MS::Reader::MzXML - A simple but complete mzXML parser


    use MS::Reader::MzXML;

    my $run = MS::Reader::MzXML->new('run.mzXML');

    while (my $spectrum = $run->next_spectrum) {
        # only want MS1
        next if ($spectrum->ms_level > 1);

        my $rt = $spectrum->rt;
        # see MS::Reader::MzXML::Spectrum and MS::Spectrum for all available
        # methods


    $spectrum = $run->fetch_spectrum(0);  # first spectrum
    $spectrum = $run->find_by_time(1500); # in seconds


MS::Reader::MzXML is a parser for the mzXML format for raw mass spectrometry data. It aims to provide complete access to the data contents while not being overburdened by detailed class infrastructure. Convenience methods are provided for accessing commonly used data. Users who want to extract data not accessible through the available methods should examine the data structure of the parsed object. The dump() method of MS::Reader::XML, from which this class inherits, provides an easy method of doing so.


MS::Reader::MzXML is a subclass of MS::Reader::XML, which in turn inherits from MS::Reader, and inherits the methods of these parental classes. Please see the documentation for those classes for details of available methods not detailed below.



    my $run = MS::Reader::MzXML->new( $fn,
        use_cache => 0,
        paranoid  => 0,

Takes an input filename (required) and optional argument hash and returns an MS::Reader::MzXML object. This constructor is inherited directly from MS::Reader. Available options include:

  • use_cache — cache fetched records in memory for repeat access (default: FALSE)

  • paranoid — when loading index from disk, recalculates MD5 checksum each time to make sure raw file hasn't changed. This adds (typically) a few seconds to load times. By default, only file size and mtime are checked.


    while (my $s = $run->next_spectrum) {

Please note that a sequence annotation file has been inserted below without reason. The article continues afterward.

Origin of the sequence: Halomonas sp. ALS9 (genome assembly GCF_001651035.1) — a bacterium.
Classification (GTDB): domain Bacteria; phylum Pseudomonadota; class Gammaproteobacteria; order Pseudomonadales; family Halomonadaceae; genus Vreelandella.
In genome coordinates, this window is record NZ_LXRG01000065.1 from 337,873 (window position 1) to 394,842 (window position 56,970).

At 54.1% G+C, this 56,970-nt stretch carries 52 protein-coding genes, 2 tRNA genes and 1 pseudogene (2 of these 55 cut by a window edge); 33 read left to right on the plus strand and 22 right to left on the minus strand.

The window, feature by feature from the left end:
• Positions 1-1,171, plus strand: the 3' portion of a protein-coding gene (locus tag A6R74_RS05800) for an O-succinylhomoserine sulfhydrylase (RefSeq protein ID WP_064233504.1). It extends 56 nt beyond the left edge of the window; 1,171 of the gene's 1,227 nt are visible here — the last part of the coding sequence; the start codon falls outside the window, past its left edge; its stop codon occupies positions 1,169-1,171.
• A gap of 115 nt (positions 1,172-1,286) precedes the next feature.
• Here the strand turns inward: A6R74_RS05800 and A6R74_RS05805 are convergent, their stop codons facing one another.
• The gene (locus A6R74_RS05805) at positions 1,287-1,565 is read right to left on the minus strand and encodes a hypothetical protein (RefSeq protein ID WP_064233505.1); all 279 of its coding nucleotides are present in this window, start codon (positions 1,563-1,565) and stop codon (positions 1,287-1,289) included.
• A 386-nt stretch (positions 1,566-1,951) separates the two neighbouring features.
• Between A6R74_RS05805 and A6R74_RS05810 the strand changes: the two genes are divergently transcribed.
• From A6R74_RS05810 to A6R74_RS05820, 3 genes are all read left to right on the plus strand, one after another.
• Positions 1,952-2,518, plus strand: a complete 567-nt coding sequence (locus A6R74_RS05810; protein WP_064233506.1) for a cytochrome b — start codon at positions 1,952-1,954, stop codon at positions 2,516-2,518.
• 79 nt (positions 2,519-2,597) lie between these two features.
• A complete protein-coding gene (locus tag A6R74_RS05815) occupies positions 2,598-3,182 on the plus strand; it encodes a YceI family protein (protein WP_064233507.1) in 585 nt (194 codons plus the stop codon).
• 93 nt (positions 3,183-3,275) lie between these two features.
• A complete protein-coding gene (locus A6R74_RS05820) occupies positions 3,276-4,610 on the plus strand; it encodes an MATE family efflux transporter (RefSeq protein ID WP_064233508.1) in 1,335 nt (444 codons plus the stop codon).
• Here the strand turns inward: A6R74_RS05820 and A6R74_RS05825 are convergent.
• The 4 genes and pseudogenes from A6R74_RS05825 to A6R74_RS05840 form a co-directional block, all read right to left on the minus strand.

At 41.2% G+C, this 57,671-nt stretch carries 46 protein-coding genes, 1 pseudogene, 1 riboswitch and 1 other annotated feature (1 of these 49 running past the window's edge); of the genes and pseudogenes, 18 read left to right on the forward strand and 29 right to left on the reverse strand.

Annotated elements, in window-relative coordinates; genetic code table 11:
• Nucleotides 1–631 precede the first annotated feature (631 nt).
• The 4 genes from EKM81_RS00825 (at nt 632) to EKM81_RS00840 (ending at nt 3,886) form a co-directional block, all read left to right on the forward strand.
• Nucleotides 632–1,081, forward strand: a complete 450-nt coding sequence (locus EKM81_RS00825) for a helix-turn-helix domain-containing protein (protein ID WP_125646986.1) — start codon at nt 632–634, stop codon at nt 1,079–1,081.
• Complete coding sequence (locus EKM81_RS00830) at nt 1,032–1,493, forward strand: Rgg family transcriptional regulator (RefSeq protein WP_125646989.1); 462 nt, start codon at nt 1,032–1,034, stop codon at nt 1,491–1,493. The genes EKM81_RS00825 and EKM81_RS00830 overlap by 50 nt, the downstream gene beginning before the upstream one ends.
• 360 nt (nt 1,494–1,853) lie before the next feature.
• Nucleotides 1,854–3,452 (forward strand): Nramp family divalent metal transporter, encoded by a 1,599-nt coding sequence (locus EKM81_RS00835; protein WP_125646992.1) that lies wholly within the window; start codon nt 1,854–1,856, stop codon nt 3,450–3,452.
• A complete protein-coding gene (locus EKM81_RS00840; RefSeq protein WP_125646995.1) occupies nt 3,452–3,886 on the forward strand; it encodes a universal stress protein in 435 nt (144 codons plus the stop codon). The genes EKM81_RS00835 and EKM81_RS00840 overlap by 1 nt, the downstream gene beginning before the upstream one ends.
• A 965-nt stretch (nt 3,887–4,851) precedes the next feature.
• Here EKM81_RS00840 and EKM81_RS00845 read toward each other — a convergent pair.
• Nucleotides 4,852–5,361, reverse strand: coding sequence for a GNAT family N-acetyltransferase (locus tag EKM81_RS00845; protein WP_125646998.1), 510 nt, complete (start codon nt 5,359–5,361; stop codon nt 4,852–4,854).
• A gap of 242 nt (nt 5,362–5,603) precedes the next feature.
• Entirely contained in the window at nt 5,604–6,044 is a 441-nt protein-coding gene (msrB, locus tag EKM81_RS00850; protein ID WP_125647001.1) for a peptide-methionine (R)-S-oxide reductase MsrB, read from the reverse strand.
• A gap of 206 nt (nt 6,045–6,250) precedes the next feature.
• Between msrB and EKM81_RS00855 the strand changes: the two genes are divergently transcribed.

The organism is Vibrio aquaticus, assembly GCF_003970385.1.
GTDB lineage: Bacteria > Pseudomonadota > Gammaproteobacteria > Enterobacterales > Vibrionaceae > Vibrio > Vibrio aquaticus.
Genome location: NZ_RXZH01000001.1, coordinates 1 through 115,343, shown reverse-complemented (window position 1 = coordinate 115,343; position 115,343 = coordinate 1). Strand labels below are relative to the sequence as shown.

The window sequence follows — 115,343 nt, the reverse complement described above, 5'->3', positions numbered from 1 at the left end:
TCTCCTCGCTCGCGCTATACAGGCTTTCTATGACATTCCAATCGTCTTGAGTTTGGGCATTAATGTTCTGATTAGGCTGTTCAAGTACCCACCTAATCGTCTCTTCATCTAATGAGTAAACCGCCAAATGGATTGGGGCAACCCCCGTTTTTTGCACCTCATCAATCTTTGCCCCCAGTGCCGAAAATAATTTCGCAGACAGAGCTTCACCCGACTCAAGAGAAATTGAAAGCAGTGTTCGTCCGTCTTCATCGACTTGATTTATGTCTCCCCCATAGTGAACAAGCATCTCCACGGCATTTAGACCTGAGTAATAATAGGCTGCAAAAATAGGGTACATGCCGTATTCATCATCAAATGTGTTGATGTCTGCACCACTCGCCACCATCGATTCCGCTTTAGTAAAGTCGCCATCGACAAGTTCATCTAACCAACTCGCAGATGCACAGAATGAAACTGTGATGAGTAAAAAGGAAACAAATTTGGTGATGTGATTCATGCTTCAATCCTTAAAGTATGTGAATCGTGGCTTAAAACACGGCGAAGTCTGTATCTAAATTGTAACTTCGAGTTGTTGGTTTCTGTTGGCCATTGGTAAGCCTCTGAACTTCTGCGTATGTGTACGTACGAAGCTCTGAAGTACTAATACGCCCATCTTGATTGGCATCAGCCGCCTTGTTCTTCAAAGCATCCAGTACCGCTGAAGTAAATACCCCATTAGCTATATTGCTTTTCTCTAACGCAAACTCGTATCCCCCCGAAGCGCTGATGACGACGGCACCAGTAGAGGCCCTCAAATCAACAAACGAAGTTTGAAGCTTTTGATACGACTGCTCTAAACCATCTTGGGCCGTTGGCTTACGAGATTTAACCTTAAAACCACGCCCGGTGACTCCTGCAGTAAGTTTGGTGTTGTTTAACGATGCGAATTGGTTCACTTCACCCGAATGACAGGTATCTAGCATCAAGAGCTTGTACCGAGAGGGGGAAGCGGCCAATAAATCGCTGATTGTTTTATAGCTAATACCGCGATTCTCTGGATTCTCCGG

# do something

Returns an MS::Reader::MzXML::Spectrum object representing the next spectrum in the file, or undef if the end of records has been reached. Typically used to iterate over each spectrum in the run.


    my $s = $run->fetch_spectrum($idx);

Takes a single argument (zero-based spectrum index) and returns an MS::Reader::MzXML::Spectrum object representing the spectrum at that index. Throws an exception if the index is out of range.



Takes a single argument (zero-based spectrum index) and sets the spectrum record iterator to that index (for subsequent calls to next_spectrum).


    my $idx = $run->find_by_time($rt);

Takes a single argument (retention time in SECONDS) and returns the index of the nearest spectrum with retention time equal to or greater than that given. Throws an exception if the given retention time is out of range.

NOTE: The first time this method is called, the spectral indices are sorted by retention time for subsequent access. This can be a bit slow. The retention time index is saved and subsequent calls should be relatively quick. This is done because the mzXML specification doesn't guarantee that the spectra are ordered by RT (even though they invariably are).


    my $n = $run->n_spectra;

Returns the number of spectra present in the file.


The mzXML format allows for nested <scan> elements (e.g. nesting MS2 scans within the parent MS1). However, this is not currently supported by the parser and will throw an exception if detected. It is possible (and arguably preferable) to represent such files using a flat scan list - this is how msconvert currently formats its mzXML output. Lack of support is due to lack of demand - if this feature is desired it could be implemented with minimal trouble.

The API is in alpha stage and is not guaranteed to be stable.

Please reports bugs or feature requests through the issue tracker at



Jeremy Volkening <>


Copyright 2015-2016 Jeremy Volkening

This program is free software: you can redistribute it and/or modify it under the terms of the GNU General Public License as published by the Free Software Foundation, either version 3 of the License, or (at your option) any later version.

This program is distributed in the hope that it will be useful, but WITHOUT ANY WARRANTY; without even the implied warranty of MERCHANTABILITY or FITNESS FOR A PARTICULAR PURPOSE. See the GNU General Public License for more details.

You should have received a copy of the GNU General Public License along with this program. If not, see <>.